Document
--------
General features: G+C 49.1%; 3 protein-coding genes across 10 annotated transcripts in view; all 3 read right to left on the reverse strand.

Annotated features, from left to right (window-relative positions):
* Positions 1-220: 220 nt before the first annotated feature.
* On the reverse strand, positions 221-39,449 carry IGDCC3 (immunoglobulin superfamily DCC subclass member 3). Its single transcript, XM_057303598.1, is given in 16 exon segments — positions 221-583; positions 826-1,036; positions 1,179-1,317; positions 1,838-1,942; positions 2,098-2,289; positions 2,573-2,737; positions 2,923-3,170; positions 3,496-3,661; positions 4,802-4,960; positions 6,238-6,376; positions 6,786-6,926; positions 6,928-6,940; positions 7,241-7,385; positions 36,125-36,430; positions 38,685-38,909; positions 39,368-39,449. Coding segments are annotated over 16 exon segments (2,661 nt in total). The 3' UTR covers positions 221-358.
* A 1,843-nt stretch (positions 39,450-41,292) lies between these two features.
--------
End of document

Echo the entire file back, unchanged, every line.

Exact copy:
General features: G+C 49.1%; 3 protein-coding genes across 10 annotated transcripts in view; all 3 read right to left on the reverse strand.

Annotated features, from left to right (window-relative positions):
* Positions 1-220: 220 nt before the first annotated feature.
* On the reverse strand, positions 221-39,449 carry IGDCC3 (immunoglobulin superfamily DCC subclass member 3). Its single transcript, XM_057303598.1, is given in 16 exon segments — positions 221-583; positions 826-1,036; positions 1,179-1,317; positions 1,838-1,942; positions 2,098-2,289; positions 2,573-2,737; positions 2,923-3,170; positions 3,496-3,661; positions 4,802-4,960; positions 6,238-6,376; positions 6,786-6,926; positions 6,928-6,940; positions 7,241-7,385; positions 36,125-36,430; positions 38,685-38,909; positions 39,368-39,449. Coding segments are annotated over 16 exon segments (2,661 nt in total). The 3' UTR covers positions 221-358.
* A 1,843-nt stretch (positions 39,450-41,292) lies between these two features.